Industry Groups Challenge California Ban on Food from Downer Livestock
According to news sources, litigation has been filed in California challenging a new law that prohibits the sale or distribution of food from nonambulatory livestock. One of the suits, filed in late December 2008 by the National Meat Association, claims that the state’s hog industry should be exempt. An association spokesperson reportedly indicated that “hog fatigue” causes hogs to lie down occasionally, but that nothing is wrong with these animals.
The American Meat Institute (AMI) filed a motion to intervene, arguing that the law as a whole is preempted by the Federal Meat Inspection Act. An AMI press release notes, “on some occasions all species can become injured even until the last minutes before processing, but an injury like a broken ankle does not automatically make livestock unfit for consumption.”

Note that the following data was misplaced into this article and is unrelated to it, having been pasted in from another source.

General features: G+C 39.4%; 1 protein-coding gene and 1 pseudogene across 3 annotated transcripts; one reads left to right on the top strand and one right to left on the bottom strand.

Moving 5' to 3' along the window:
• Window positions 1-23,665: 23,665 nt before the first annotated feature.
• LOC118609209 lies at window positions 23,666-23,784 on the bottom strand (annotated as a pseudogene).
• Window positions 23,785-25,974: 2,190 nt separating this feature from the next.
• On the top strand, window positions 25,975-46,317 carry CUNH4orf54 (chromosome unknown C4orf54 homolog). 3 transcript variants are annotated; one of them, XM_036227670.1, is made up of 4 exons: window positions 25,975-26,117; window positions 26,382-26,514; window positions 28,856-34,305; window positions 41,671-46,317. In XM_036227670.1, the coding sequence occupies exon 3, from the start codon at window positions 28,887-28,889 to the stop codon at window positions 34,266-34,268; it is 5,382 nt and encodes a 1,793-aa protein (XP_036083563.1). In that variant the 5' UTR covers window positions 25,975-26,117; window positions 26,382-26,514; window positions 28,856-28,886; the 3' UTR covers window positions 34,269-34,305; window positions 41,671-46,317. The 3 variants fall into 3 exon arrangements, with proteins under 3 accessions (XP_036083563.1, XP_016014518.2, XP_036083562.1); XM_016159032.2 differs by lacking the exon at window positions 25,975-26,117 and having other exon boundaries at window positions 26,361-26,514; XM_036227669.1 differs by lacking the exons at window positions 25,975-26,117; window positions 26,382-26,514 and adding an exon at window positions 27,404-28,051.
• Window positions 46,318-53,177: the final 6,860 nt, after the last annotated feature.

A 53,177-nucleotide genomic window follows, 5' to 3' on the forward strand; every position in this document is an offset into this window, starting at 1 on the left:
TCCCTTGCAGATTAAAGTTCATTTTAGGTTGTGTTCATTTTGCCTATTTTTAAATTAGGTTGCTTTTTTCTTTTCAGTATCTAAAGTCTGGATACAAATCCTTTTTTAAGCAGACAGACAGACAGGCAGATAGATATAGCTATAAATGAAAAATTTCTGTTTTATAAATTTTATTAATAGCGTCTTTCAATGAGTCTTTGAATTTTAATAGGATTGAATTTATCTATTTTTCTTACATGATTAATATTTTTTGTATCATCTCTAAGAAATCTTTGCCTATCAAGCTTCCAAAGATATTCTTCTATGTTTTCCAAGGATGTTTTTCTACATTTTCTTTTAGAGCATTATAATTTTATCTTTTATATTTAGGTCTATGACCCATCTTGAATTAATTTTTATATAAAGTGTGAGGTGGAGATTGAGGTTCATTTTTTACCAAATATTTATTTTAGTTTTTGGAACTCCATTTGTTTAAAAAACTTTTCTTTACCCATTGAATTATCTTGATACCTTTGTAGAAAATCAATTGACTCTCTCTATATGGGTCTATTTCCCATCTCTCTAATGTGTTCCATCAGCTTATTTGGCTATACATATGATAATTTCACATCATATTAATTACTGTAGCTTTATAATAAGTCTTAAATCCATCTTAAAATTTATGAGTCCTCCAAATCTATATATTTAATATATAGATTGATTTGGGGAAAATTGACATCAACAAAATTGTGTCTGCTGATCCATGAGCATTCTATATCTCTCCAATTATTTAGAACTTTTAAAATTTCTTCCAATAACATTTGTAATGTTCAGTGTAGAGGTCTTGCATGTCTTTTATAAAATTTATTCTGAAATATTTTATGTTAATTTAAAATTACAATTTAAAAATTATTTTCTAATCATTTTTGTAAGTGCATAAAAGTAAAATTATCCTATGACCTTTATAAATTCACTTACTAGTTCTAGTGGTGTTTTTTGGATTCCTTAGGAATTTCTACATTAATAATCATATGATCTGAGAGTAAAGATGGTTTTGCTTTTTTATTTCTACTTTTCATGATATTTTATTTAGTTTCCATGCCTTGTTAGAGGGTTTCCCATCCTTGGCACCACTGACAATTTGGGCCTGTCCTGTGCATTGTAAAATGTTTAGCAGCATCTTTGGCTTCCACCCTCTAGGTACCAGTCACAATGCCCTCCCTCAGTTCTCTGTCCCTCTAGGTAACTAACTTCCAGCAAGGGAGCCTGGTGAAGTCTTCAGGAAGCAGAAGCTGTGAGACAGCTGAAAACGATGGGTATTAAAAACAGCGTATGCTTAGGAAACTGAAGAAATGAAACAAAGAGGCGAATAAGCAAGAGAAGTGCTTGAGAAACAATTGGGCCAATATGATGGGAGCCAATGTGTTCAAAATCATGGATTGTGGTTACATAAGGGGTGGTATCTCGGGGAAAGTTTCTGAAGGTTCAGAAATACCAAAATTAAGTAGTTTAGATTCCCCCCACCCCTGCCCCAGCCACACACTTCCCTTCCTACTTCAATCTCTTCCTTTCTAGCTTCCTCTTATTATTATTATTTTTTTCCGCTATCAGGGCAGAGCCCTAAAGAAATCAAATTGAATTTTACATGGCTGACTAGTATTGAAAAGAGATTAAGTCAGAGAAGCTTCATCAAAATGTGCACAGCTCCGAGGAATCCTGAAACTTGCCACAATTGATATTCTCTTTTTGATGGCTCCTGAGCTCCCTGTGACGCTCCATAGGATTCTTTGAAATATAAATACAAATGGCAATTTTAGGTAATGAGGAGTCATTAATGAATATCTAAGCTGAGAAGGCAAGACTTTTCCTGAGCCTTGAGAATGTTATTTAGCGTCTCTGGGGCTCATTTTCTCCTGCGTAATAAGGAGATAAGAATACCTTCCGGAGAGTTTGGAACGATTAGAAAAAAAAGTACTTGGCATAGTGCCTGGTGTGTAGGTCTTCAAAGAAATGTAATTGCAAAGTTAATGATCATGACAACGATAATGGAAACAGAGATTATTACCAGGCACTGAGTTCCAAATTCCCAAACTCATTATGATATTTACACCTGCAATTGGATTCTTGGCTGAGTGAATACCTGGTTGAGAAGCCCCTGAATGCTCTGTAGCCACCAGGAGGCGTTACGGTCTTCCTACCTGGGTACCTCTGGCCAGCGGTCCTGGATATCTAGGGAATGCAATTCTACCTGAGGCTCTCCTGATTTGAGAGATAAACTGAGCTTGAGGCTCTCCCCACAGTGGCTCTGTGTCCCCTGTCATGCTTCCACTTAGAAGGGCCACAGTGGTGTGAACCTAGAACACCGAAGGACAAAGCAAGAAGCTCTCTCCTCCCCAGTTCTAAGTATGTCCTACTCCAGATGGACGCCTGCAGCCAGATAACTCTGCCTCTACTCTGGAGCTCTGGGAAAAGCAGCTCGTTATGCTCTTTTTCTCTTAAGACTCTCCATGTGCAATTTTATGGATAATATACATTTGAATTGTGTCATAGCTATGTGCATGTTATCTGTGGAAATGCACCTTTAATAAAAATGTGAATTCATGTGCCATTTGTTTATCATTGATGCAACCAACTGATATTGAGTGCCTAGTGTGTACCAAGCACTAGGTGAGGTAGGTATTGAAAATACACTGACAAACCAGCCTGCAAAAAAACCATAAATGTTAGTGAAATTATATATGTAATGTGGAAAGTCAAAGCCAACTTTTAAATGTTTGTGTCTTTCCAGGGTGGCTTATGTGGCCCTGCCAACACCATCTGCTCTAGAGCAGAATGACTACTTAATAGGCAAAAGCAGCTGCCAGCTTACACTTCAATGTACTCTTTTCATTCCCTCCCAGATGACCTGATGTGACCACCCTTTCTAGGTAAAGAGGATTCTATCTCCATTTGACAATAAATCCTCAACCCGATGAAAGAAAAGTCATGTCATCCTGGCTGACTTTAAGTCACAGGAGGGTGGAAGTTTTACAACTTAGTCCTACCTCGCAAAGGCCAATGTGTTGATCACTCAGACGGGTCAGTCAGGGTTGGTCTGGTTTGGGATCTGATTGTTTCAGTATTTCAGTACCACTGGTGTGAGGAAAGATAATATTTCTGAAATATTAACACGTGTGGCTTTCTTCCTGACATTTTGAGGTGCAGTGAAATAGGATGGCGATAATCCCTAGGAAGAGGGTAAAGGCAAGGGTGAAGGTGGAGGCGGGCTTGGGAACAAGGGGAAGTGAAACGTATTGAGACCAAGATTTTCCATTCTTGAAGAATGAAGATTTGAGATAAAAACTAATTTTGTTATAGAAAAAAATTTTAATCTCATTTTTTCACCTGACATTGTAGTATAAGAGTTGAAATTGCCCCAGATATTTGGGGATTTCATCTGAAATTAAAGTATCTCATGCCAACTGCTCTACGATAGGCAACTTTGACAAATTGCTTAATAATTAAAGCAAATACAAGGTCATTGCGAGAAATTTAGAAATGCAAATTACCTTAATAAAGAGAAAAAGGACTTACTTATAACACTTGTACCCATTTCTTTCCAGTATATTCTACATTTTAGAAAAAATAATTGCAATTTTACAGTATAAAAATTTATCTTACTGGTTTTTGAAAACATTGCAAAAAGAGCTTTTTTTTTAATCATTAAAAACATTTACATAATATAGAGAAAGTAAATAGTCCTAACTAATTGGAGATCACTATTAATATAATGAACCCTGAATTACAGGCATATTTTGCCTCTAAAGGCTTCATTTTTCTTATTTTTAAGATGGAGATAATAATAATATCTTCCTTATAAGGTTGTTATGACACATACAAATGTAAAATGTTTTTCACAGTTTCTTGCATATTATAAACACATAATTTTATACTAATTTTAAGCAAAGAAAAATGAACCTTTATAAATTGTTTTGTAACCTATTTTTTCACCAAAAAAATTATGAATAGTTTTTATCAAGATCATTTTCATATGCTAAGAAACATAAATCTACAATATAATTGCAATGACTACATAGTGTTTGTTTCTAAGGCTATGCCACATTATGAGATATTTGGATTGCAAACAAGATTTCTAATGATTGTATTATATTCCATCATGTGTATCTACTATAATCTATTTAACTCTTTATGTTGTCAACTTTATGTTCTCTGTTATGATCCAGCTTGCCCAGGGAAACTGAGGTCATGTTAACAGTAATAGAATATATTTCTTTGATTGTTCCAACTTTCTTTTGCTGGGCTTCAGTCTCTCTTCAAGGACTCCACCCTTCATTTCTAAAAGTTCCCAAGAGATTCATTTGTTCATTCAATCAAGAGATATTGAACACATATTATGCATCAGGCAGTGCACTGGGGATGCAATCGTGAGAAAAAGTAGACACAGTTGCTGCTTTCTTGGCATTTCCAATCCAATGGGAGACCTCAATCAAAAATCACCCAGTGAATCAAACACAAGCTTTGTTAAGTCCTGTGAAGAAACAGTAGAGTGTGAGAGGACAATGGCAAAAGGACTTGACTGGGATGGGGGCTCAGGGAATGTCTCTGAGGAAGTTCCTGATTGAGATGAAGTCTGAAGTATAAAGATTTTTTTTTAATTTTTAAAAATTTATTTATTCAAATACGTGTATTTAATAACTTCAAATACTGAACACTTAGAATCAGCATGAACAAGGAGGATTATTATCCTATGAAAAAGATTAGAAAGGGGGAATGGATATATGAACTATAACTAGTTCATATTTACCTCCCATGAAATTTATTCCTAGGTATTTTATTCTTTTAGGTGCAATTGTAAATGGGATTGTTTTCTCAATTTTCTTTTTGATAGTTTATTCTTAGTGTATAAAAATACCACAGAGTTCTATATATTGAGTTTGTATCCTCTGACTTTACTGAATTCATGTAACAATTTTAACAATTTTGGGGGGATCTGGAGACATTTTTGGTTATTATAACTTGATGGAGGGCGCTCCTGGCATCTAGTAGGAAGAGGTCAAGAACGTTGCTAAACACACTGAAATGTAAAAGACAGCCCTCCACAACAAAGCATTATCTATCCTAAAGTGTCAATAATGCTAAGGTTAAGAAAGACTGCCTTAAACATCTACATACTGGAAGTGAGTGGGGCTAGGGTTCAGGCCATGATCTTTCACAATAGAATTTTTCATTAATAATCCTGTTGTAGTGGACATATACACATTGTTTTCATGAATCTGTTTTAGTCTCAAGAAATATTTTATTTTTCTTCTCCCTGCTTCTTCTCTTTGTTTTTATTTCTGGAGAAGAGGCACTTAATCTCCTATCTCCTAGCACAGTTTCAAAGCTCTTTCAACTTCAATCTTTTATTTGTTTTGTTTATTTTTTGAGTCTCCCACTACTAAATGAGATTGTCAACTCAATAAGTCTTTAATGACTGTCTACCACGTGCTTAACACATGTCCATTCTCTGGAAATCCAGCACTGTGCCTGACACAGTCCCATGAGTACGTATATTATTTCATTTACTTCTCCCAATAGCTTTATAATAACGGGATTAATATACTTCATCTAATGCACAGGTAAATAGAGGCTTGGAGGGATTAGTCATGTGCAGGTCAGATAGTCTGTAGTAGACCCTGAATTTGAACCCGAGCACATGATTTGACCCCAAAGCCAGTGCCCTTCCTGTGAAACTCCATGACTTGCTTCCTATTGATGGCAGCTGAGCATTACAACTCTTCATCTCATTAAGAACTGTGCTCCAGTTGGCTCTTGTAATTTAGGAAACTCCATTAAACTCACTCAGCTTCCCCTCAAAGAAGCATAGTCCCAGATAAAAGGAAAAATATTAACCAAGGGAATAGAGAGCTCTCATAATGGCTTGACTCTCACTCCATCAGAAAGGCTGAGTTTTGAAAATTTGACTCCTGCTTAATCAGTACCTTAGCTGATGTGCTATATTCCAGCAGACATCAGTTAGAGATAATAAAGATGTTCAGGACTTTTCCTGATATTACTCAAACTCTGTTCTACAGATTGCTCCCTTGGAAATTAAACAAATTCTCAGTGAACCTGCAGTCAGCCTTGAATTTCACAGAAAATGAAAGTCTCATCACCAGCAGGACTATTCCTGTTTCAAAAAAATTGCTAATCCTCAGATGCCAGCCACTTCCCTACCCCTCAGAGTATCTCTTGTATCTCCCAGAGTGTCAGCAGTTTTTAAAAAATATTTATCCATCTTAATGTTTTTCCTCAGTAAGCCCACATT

The California law (A.B. 2098), effective January 1, 2009, amended the state penal code by proscribing any slaughterhouse use of non-ambulatory animals. The bill’s sponsor called the industry groups challenging the law “extreme and irresponsible,” saying, “They believe they have the right to process diseased and disabled animals and they feel the state of California does not have the right to protect consumers.” A hearing on the matter will apparently be held in a federal court in Fresno some time in January. See American Meat Institute Press Release, December 24, 2008; PressEnterprise, January 7, 2009.